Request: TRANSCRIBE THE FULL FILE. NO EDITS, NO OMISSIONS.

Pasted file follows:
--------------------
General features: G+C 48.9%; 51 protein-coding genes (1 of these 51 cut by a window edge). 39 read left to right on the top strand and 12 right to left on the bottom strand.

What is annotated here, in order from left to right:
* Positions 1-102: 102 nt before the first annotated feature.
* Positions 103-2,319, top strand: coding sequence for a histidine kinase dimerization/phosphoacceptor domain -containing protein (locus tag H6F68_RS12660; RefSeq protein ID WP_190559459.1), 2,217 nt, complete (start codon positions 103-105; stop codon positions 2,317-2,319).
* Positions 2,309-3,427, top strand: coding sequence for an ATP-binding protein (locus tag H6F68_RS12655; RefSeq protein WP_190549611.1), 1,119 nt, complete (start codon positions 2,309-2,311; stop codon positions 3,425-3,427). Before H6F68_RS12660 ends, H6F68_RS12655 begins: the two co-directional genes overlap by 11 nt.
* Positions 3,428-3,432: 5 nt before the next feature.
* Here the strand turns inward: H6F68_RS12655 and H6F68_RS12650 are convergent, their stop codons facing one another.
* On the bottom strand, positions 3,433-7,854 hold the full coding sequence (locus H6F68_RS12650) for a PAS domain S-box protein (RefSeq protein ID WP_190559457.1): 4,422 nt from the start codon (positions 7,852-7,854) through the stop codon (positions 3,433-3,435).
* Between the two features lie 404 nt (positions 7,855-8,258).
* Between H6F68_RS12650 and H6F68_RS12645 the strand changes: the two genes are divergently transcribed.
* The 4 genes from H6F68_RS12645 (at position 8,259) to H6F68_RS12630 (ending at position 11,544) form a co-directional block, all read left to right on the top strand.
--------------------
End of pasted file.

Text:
General features: G+C 48.9%; 51 protein-coding genes (1 of these 51 cut by a window edge). 39 read left to right on the top strand and 12 right to left on the bottom strand.

What is annotated here, in order from left to right:
* Positions 1-102: 102 nt before the first annotated feature.
* Positions 103-2,319, top strand: coding sequence for a histidine kinase dimerization/phosphoacceptor domain -containing protein (locus tag H6F68_RS12660; RefSeq protein ID WP_190559459.1), 2,217 nt, complete (start codon positions 103-105; stop codon positions 2,317-2,319).
* Positions 2,309-3,427, top strand: coding sequence for an ATP-binding protein (locus tag H6F68_RS12655; RefSeq protein WP_190549611.1), 1,119 nt, complete (start codon positions 2,309-2,311; stop codon positions 3,425-3,427). Before H6F68_RS12660 ends, H6F68_RS12655 begins: the two co-directional genes overlap by 11 nt.
* Positions 3,428-3,432: 5 nt before the next feature.
* Here the strand turns inward: H6F68_RS12655 and H6F68_RS12650 are convergent, their stop codons facing one another.
* On the bottom strand, positions 3,433-7,854 hold the full coding sequence (locus H6F68_RS12650) for a PAS domain S-box protein (RefSeq protein ID WP_190559457.1): 4,422 nt from the start codon (positions 7,852-7,854) through the stop codon (positions 3,433-3,435).
* Between the two features lie 404 nt (positions 7,855-8,258).
* Between H6F68_RS12650 and H6F68_RS12645 the strand changes: the two genes are divergently transcribed.
* The 4 genes from H6F68_RS12645 (at position 8,259) to H6F68_RS12630 (ending at position 11,544) form a co-directional block, all read left to right on the top strand.